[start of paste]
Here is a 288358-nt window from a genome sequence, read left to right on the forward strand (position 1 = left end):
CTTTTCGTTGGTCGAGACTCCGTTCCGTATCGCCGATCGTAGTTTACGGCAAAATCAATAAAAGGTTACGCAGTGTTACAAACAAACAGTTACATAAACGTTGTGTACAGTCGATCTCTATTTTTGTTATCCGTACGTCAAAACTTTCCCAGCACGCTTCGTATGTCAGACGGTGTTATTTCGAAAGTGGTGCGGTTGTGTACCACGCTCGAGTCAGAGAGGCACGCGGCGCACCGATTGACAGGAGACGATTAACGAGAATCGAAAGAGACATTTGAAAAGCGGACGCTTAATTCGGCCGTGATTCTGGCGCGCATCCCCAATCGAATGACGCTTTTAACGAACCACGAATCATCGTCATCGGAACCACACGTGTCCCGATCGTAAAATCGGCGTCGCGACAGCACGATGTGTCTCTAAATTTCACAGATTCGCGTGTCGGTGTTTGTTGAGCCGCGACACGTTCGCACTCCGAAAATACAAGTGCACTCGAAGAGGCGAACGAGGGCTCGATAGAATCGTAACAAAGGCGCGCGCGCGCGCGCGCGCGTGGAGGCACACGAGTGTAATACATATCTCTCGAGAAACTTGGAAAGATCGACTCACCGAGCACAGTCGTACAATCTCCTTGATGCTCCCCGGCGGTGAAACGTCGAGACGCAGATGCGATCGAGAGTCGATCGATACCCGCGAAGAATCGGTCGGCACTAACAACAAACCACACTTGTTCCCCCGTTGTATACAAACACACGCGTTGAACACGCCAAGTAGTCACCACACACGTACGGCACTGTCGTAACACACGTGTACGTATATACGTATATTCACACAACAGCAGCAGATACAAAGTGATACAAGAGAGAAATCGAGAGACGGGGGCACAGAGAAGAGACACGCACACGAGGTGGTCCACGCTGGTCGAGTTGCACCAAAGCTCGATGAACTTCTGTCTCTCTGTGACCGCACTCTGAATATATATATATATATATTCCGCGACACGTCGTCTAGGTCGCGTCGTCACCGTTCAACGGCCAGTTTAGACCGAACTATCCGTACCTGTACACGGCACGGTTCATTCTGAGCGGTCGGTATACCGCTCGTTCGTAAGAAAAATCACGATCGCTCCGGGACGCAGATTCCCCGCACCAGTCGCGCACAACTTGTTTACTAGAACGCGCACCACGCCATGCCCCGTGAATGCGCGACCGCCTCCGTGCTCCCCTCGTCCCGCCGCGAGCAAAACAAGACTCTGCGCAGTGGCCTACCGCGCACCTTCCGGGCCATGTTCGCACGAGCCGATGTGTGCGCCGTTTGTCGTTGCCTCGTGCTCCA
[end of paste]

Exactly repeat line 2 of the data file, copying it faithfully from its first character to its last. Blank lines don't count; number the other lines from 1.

CTTTTCGTTGGTCGAGACTCCGTTCCGTATCGCCGATCGTAGTTTACGGCAAAATCAATAAAAGGTTACGCAGTGTTACAAACAAACAGTTACATAAACGTTGTGTACAGTCGATCTCTATTTTTGTTATCCGTACGTCAAAACTTTCCCAGCACGCTTCGTATGTCAGACGGTGTTATTTCGAAAGTGGTGCGGTTGTGTACCACGCTCGAGTCAGAGAGGCACGCGGCGCACCGATTGACAGGAGACGATTAACGAGAATCGAAAGAGACATTTGAAAAGCGGACGCTTAATTCGGCCGTGATTCTGGCGCGCATCCCCAATCGAATGACGCTTTTAACGAACCACGAATCATCGTCATCGGAACCACACGTGTCCCGATCGTAAAATCGGCGTCGCGACAGCACGATGTGTCTCTAAATTTCACAGATTCGCGTGTCGGTGTTTGTTGAGCCGCGACACGTTCGCACTCCGAAAATACAAGTGCACTCGAAGAGGCGAACGAGGGCTCGATAGAATCGTAACAAAGGCGCGCGCGCGCGCGCGCGCGTGGAGGCACACGAGTGTAATACATATCTCTCGAGAAACTTGGAAAGATCGACTCACCGAGCACAGTCGTACAATCTCCTTGATGCTCCCCGGCGGTGAAACGTCGAGACGCAGATGCGATCGAGAGTCGATCGATACCCGCGAAGAATCGGTCGGCACTAACAACAAACCACACTTGTTCCCCCGTTGTATACAAACACACGCGTTGAACACGCCAAGTAGTCACCACACACGTACGGCACTGTCGTAACACACGTGTACGTATATACGTATATTCACACAACAGCAGCAGATACAAAGTGATACAAGAGAGAAATCGAGAGACGGGGGCACAGAGAAGAGACACGCACACGAGGTGGTCCACGCTGGTCGAGTTGCACCAAAGCTCGATGAACTTCTGTCTCTCTGTGACCGCACTCTGAATATATATATATATATATTCCGCGACACGTCGTCTAGGTCGCGTCGTCACCGTTCAACGGCCAGTTTAGACCGAACTATCCGTACCTGTACACGGCACGGTTCATTCTGAGCGGTCGGTATACCGCTCGTTCGTAAGAAAAATCACGATCGCTCCGGGACGCAGATTCCCCGCACCAGTCGCGCACAACTTGTTTACTAGAACGCGCACCACGCCATGCCCCGTGAATGCGCGACCGCCTCCGTGCTCCCCTCGTCCCGCCGCGAGCAAAACAAGACTCTGCGCAGTGGCCTACCGCGCACCTTCCGGGCCATGTTCGCACGAGCCGATGTGTGCGCCGTTTGTCGTTGCCTCGTGCTCCA